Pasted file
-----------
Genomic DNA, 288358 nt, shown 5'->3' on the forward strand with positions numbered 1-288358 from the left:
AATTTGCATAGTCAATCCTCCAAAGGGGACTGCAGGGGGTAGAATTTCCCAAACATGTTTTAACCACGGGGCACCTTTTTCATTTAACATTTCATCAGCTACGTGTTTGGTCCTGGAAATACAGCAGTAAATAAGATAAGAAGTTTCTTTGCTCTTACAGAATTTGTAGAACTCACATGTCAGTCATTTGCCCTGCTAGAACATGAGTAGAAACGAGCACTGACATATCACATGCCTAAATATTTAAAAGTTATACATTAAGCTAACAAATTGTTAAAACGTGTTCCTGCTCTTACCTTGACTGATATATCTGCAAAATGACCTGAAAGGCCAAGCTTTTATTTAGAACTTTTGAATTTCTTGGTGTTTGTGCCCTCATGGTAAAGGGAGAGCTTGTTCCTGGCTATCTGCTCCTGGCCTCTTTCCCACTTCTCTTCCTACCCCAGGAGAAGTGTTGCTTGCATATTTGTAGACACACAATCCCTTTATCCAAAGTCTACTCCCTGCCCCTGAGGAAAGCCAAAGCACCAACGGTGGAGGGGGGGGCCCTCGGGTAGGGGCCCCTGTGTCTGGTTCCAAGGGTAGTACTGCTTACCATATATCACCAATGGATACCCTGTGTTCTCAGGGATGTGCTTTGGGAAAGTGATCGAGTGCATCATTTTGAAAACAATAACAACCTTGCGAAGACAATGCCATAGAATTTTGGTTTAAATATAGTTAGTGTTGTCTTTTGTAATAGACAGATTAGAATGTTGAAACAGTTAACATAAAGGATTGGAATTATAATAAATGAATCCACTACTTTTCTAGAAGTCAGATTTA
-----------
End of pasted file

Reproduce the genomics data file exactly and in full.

Genomic DNA, 288358 nt, shown 5'->3' on the forward strand with positions numbered 1-288358 from the left:
AATTTGCATAGTCAATCCTCCAAAGGGGACTGCAGGGGGTAGAATTTCCCAAACATGTTTTAACCACGGGGCACCTTTTTCATTTAACATTTCATCAGCTACGTGTTTGGTCCTGGAAATACAGCAGTAAATAAGATAAGAAGTTTCTTTGCTCTTACAGAATTTGTAGAACTCACATGTCAGTCATTTGCCCTGCTAGAACATGAGTAGAAACGAGCACTGACATATCACATGCCTAAATATTTAAAAGTTATACATTAAGCTAACAAATTGTTAAAACGTGTTCCTGCTCTTACCTTGACTGATATATCTGCAAAATGACCTGAAAGGCCAAGCTTTTATTTAGAACTTTTGAATTTCTTGGTGTTTGTGCCCTCATGGTAAAGGGAGAGCTTGTTCCTGGCTATCTGCTCCTGGCCTCTTTCCCACTTCTCTTCCTACCCCAGGAGAAGTGTTGCTTGCATATTTGTAGACACACAATCCCTTTATCCAAAGTCTACTCCCTGCCCCTGAGGAAAGCCAAAGCACCAACGGTGGAGGGGGGGGCCCTCGGGTAGGGGCCCCTGTGTCTGGTTCCAAGGGTAGTACTGCTTACCATATATCACCAATGGATACCCTGTGTTCTCAGGGATGTGCTTTGGGAAAGTGATCGAGTGCATCATTTTGAAAACAATAACAACCTTGCGAAGACAATGCCATAGAATTTTGGTTTAAATATAGTTAGTGTTGTCTTTTGTAATAGACAGATTAGAATGTTGAAACAGTTAACATAAAGGATTGGAATTATAATAAATGAATCCACTACTTTTCTAGAAGTCAGATTTA